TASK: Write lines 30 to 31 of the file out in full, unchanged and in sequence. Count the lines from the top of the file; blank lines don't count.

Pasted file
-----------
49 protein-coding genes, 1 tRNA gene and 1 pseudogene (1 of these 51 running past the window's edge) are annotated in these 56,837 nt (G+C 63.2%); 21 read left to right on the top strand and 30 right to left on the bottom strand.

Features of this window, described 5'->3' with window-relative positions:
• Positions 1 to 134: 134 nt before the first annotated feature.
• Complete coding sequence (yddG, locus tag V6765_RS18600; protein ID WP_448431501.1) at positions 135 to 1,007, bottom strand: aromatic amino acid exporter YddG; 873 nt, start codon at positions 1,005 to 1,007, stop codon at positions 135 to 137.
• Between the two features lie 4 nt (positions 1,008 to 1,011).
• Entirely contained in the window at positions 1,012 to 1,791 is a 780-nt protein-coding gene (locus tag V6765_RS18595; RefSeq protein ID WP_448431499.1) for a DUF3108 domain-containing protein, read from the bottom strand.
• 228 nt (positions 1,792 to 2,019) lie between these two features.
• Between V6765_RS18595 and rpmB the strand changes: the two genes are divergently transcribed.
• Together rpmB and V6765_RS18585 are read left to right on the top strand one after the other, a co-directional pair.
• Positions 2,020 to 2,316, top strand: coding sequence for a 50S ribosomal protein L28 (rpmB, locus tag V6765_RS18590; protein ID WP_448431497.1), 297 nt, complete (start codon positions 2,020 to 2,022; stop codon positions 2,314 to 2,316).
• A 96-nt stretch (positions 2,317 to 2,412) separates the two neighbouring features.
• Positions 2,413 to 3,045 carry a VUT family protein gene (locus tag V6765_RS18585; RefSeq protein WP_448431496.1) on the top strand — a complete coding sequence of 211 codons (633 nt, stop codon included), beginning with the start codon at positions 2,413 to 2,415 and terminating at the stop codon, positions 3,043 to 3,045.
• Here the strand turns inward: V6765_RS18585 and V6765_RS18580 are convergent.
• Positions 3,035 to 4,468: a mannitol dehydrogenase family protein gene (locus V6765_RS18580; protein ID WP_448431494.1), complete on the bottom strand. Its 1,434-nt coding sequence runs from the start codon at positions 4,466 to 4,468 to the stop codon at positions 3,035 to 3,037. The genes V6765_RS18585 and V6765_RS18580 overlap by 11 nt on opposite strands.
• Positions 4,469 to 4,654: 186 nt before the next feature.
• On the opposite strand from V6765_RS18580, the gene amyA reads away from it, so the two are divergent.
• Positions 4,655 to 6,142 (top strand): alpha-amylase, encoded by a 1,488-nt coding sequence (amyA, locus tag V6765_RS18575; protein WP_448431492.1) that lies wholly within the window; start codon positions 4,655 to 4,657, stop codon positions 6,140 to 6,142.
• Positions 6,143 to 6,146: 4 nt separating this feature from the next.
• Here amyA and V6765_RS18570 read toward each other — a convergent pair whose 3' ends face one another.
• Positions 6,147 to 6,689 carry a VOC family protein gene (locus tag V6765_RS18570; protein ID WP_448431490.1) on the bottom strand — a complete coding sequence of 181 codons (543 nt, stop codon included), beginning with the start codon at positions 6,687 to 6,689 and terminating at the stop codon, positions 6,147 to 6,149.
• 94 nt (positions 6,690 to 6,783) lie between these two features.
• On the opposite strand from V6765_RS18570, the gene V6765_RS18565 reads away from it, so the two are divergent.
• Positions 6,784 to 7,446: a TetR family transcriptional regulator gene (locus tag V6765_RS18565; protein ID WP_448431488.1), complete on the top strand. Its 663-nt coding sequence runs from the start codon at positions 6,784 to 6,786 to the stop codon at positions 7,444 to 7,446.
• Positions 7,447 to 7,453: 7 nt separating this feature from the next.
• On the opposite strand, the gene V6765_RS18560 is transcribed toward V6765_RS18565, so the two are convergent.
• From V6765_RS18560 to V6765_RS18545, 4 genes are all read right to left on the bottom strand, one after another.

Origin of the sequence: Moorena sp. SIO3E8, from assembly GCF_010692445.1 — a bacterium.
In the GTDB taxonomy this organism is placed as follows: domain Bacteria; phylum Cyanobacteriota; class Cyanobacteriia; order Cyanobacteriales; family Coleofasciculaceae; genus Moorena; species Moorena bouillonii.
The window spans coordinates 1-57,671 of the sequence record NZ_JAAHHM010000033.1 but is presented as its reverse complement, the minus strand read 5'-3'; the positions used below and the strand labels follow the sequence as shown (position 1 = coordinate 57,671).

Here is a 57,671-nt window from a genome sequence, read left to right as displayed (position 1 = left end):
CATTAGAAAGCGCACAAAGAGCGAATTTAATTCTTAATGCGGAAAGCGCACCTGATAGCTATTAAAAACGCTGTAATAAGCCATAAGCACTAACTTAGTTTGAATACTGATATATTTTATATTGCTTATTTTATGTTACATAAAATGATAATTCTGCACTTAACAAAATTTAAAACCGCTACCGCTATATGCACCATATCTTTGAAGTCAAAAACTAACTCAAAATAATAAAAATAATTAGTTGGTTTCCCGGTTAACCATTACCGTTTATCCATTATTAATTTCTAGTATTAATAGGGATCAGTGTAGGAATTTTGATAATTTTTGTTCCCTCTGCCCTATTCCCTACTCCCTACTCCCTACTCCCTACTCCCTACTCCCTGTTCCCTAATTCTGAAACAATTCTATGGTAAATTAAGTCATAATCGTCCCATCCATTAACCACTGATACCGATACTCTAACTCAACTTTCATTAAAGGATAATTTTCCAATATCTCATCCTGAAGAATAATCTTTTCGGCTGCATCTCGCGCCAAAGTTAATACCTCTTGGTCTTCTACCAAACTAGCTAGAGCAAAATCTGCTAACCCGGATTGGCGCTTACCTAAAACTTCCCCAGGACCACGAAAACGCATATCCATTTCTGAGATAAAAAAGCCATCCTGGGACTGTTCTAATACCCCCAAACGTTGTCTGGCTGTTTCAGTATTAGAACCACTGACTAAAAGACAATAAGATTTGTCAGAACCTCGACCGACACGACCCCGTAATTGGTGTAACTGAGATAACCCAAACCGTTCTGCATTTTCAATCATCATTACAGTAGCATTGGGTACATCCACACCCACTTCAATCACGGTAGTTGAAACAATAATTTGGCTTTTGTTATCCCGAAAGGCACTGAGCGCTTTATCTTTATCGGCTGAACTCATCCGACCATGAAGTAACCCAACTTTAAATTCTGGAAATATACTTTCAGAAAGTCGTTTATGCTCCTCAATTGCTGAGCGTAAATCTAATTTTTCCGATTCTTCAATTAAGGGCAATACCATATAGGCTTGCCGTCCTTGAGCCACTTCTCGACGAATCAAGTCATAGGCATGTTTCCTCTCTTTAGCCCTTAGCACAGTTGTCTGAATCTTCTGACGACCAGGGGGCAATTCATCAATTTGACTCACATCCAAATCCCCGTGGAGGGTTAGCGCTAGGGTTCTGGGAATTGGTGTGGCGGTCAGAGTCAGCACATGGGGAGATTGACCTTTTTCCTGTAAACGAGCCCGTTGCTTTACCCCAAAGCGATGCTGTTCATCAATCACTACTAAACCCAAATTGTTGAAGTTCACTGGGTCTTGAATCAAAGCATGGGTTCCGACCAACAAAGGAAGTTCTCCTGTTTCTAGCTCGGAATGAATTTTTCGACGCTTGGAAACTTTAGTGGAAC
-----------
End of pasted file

Here is a 57,671-nt window from a genome sequence, read left to right as displayed (position 1 = left end):
CATTAGAAAGCGCACAAAGAGCGAATTTAATTCTTAATGCGGAAAGCGCACCTGATAGCTATTAAAAACGCTGTAATAAGCCATAAGCACTAACTTAGTTTGAATACTGATATATTTTATATTGCTTATTTTATGTTACATAAAATGATAATTCTGCACTTAACAAAATTTAAAACCGCTACCGCTATATGCACCATATCTTTGAAGTCAAAAACTAACTCAAAATAATAAAAATAATTAGTTGGTTTCCCGGTTAACCATTACCGTTTATCCATTATTAATTTCTAGTATTAATAGGGATCAGTGTAGGAATTTTGATAATTTTTGTTCCCTCTGCCCTATTCCCTACTCCCTACTCCCTACTCCCTACTCCCTACTCCCTGTTCCCTAATTCTGAAACAATTCTATGGTAAATTAAGTCATAATCGTCCCATCCATTAACCACTGATACCGATACTCTAACTCAACTTTCATTAAAGGATAATTTTCCAATATCTCATCCTGAAGAATAATCTTTTCGGCTGCATCTCGCGCCAAAGTTAATACCTCTTGGTCTTCTACCAAACTAGCTAGAGCAAAATCTGCTAACCCGGATTGGCGCTTACCTAAAACTTCCCCAGGACCACGAAAACGCATATCCATTTCTGAGATAAAAAAGCCATCCTGGGACTGTTCTAATACCCCCAAACGTTGTCTGGCTGTTTCAGTATTAGAACCACTGACTAAAAGACAATAAGATTTGTCAGAACCTCGACCGACACGACCCCGTAATTGGTGTAACTGAGATAACCCAAACCGTTCTGCATTTTCAATCATCATTACAGTAGCATTGGGTACATCCACACCCACTTCAATCACGGTAGTTGAAACAATAATTTGGCTTTTGTTATCCCGAAAGGCACTGAGCGCTTTATCTTTATCGGCTGAACTCATCCGACCATGAAGTAACCCAACTTTAAATTCTGGAAATATACTTTCAGAAAGTCGTTTATGCTCCTCAATTGCTGAGCGTAAATCTAATTTTTCCGATTCTTCAATTAAGGGCAATACCATATAGGCTTGCCGTCCTTGAGCCACTTCTCGACGAATCAAGTCATAGGCATGTTTCCTCTCTTTAGCCCTTAGCACAGTTGTCTGAATCTTCTGACGACCAGGGGGCAATTCATCAATTTGACTCACATCCAAATCCCCGTGGAGGGTTAGCGCTAGGGTTCTGGGAATTGGTGTGGCGGTCAGAGTCAGCACATGGGGAGATTGACCTTTTTCCTGTAAACGAGCCCGTTGCTTTACCCCAAAGCGATGCTGTTCATCAATCACTACTAAACCCAAATTGTTGAAGTTCACTGGGTCTTGAATCAAAGCATGGGTTCCGACCAACAAAGGAAGTTCTCCTGTTTCTAGCTCGGAATGAATTTTTCGACGCTTGGAAACTTTAGTGGAAC